Summary of major Panel guidance notes

The Panel publishes a number of Guidance Notes. The more important of these include Guidance Notes 1, 4, 7, 12, 17, 18, 19, 20 and 21. Summaries of these Guidance Notes are set out below.

Guidance Note 1: Unacceptable Circumstances

Guidance Note 1 is intended to assist market participants to understand the Panel's approach to making a declaration of unacceptable circumstances. It provides an overview of the Panel’s powers and the circumstances in which the Panel may declare circumstances unacceptable. The Panel aims to correct unacceptable circumstances as quickly and as cost-effectively as possible.

See Guidance Note 1.

Guidance Note 4: Remedies General

Guidance Note 4 sets out the Panel’s approach to remedies generally. It sets out the types of orders the Panel can make if it makes a declaration of unacceptable circumstances and discusses interim and final orders.

Interim orders can be to the same effect as final orders, can operate for up to 2 months and do not require a declaration of unacceptable circumstances to be made first.

If the Panel makes a declaration of unacceptable circumstances, it may make final orders:

  • to protect rights or interests affected by the unacceptable circumstances or
  • to ensure (as far as possible) that a bid proceeds as if the unacceptable circumstances had not occurred.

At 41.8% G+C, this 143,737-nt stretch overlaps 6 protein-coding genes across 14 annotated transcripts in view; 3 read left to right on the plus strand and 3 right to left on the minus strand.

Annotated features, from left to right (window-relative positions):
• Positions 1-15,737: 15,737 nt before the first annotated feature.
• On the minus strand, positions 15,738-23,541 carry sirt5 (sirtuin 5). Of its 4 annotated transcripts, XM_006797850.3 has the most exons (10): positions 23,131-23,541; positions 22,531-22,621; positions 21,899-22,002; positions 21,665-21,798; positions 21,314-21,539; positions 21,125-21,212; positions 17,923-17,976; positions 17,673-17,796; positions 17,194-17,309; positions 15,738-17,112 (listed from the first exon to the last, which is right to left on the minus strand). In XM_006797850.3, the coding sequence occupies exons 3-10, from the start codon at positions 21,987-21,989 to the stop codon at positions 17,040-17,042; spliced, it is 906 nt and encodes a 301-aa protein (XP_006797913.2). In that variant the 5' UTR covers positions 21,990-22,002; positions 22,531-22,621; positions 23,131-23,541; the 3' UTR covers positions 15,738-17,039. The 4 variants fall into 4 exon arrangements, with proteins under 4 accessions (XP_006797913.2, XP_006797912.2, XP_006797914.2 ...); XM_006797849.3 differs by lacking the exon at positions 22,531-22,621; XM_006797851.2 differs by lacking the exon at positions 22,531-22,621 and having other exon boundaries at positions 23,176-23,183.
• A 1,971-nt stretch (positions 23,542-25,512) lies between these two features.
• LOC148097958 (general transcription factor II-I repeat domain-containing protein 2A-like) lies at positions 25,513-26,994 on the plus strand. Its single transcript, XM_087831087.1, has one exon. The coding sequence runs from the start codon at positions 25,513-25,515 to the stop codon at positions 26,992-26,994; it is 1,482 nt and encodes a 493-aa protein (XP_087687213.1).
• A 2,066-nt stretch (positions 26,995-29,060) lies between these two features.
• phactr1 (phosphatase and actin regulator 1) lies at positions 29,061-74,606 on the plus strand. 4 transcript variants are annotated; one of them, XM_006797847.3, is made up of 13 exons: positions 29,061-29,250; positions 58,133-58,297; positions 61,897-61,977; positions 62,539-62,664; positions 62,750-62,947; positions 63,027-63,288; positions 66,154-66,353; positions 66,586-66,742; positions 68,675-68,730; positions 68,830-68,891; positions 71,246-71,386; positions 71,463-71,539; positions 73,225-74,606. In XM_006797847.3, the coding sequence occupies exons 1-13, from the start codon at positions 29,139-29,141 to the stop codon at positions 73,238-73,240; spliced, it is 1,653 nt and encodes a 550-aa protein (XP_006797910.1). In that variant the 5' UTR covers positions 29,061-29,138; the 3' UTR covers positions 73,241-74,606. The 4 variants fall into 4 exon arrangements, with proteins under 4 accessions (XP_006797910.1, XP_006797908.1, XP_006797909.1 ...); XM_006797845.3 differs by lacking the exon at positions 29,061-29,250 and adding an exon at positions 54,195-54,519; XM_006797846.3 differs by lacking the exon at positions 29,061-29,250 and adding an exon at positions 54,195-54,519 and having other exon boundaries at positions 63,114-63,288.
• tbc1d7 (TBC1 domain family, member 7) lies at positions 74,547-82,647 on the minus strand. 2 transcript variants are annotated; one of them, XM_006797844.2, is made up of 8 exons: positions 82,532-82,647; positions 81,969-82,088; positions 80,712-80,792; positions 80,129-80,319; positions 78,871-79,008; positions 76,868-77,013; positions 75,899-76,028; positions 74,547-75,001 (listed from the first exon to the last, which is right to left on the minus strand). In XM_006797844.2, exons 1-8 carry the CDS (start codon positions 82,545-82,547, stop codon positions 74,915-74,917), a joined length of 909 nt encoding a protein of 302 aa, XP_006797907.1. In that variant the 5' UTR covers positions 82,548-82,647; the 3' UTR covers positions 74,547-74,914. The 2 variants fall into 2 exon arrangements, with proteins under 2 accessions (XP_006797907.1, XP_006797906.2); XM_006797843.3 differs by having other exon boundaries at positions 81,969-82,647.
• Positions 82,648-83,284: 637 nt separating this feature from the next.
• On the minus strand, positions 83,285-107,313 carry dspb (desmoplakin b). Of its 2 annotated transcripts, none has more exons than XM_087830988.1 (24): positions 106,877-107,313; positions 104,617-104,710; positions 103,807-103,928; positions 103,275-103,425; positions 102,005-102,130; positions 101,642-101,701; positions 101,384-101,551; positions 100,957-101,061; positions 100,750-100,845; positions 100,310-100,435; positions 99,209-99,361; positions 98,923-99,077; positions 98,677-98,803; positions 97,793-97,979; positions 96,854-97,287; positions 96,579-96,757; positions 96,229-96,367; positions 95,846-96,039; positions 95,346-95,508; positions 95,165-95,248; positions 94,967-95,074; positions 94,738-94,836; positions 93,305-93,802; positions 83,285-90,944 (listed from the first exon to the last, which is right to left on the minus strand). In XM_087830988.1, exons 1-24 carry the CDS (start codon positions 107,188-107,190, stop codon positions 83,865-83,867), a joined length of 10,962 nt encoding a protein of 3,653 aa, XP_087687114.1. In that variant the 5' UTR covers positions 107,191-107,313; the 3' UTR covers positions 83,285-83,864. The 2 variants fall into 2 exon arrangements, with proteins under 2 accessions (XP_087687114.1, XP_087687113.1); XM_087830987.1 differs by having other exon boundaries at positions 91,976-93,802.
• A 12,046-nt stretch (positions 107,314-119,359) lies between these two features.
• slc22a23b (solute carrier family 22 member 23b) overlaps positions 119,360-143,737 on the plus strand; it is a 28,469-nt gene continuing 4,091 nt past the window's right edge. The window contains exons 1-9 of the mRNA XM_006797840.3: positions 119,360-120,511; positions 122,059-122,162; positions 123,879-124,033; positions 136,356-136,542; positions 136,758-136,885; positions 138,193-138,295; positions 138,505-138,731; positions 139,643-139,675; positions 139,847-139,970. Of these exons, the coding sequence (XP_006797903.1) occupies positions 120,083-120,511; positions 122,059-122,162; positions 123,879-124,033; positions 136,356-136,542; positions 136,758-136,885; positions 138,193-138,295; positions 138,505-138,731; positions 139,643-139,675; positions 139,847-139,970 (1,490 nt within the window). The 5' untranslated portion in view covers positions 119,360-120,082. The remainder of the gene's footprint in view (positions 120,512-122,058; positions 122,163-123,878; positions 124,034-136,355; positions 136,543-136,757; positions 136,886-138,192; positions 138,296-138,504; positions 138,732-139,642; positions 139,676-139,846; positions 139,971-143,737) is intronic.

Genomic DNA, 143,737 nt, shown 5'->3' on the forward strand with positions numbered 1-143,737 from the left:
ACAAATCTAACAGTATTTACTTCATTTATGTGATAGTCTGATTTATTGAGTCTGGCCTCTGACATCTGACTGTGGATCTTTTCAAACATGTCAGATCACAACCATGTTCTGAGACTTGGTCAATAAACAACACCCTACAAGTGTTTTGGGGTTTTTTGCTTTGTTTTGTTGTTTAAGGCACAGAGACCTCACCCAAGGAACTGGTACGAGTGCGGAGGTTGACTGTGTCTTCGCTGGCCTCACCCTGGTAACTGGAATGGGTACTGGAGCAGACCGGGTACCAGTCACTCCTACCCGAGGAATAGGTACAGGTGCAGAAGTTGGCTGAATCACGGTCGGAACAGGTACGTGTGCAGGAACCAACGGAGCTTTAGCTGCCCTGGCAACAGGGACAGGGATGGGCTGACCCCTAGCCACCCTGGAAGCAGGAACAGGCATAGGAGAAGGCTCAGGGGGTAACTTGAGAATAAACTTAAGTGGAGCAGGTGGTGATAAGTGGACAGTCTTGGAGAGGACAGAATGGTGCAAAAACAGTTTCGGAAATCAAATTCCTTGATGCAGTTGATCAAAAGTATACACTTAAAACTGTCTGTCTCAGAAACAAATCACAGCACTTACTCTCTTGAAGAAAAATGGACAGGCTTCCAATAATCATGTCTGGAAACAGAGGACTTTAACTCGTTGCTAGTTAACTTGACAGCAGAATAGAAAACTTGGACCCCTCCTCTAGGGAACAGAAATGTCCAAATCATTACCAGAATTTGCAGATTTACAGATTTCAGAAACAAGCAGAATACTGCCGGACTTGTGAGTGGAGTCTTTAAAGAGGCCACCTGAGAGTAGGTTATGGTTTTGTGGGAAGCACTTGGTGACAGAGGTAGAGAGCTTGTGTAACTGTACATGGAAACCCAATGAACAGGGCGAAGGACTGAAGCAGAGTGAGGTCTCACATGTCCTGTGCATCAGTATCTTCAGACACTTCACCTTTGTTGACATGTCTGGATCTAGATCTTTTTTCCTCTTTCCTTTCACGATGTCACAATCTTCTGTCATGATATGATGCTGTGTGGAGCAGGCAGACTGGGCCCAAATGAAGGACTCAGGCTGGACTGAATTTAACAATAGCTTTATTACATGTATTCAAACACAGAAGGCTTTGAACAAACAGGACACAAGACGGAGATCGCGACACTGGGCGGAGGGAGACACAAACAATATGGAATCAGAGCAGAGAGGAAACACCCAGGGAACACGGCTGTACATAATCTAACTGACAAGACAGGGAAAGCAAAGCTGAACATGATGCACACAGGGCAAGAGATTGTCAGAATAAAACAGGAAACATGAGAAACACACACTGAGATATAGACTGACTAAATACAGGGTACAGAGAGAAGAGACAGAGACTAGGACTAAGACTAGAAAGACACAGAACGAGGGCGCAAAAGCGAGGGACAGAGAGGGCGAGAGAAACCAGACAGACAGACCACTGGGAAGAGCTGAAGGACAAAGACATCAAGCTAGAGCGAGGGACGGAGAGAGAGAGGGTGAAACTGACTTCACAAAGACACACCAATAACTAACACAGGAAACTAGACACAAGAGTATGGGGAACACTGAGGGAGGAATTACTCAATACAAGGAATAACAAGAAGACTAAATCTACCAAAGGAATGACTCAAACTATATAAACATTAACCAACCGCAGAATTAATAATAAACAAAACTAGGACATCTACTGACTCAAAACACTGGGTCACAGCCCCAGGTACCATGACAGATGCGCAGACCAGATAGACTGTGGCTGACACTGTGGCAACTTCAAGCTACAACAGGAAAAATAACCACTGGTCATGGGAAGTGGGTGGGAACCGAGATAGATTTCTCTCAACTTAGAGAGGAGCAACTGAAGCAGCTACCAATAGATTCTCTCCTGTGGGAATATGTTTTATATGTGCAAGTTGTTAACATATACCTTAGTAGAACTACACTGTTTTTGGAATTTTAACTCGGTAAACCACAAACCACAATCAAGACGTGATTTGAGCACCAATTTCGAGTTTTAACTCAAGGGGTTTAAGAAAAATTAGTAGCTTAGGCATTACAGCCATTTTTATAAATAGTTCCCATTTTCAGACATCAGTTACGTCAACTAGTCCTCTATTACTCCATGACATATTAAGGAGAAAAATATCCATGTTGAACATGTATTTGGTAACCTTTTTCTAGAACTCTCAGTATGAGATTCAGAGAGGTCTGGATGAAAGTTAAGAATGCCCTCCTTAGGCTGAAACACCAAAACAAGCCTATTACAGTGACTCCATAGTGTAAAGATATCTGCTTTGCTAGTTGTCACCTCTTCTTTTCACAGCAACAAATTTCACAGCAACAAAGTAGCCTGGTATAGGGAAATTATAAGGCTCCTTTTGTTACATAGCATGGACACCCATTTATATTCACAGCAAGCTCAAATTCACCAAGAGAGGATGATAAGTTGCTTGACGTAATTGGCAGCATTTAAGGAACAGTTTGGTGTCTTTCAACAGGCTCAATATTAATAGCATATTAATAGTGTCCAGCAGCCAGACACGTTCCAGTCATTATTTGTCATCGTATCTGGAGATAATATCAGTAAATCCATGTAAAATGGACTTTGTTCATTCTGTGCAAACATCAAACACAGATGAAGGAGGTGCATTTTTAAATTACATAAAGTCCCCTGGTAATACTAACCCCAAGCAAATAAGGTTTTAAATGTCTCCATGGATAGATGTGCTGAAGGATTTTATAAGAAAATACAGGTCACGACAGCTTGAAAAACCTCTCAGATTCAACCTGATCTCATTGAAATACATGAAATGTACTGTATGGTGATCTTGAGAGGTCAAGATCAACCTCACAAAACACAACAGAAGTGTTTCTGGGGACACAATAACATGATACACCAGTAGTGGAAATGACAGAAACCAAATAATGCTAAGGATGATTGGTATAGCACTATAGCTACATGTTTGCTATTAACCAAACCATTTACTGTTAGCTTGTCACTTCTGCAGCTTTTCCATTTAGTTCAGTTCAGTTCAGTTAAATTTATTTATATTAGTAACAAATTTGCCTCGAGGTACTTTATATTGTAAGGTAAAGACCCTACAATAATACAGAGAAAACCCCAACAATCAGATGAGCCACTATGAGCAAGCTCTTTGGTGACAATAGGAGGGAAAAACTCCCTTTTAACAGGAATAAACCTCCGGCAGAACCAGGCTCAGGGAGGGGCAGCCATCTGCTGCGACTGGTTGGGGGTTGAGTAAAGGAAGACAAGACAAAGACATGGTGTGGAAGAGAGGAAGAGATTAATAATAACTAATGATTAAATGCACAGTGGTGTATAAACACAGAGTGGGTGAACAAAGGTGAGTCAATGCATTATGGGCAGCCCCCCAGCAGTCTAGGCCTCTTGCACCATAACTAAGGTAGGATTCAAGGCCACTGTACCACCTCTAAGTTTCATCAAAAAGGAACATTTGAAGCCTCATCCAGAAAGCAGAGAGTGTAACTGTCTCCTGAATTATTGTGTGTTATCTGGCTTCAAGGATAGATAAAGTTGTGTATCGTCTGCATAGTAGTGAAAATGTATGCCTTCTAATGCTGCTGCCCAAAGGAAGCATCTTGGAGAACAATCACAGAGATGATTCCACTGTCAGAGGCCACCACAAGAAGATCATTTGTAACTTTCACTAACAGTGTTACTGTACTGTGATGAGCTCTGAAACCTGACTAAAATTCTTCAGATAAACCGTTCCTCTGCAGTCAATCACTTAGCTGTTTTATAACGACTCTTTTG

The Panel may not make an order directing a person to comply with a requirement of Chapter 6, 6A, 6B or 6C.

See Guidance Note 4.

Guidance Note 7: Deal Protection

Guidance Note 7 has been prepared to assist market participants understand the Panel’s approach to deal protection devices sought by bidders, including break fees, no‑shop, no‑talk and no due diligence restrictions, notification obligations, matching rights and other arrangements which have the effect of fettering the actions of a target. It applies to takeover bids, schemes of arrangement and other control transactions.

Generally, the principles discussed in this note are relevant regardless of whether the arrangement is entered into in respect of a non‑binding proposal or a binding proposal.

The main policy basis for this note is that deal protection devices may inhibit the acquisition of control over voting shares or interests taking place in an efficient, competitive and informed market. In certain circumstances, other principles in s602 may also be relevant.

See Guidance Note 7.

Guidance Note 12: Frustrating Action

Guidance Note 12 outlines the Panel’s approach to “frustrating actions”. A frustrating action is an action by a target, whether taken or proposed, by reason of which a bid may be withdrawn or lapse or a potential bid is not proceeded with. A ‘potential bid’ is a genuine potential bid communicated to target directors publicly or privately which is not yet a formal bid under Chapter 6. The following actions may be frustrating actions (assuming they breach a bid condition or allow a bid to be withdrawn under s652C):

  • significant issuing or repurchasing of shares (or convertible securities or options)
  • acquiring or disposing of a major asset, including making a takeover bid
  • undertaking significant liabilities or changing the terms of a debt
  • declaring a special or abnormally large dividend
  • significant change to company share plans or
  • entering into joint ventures.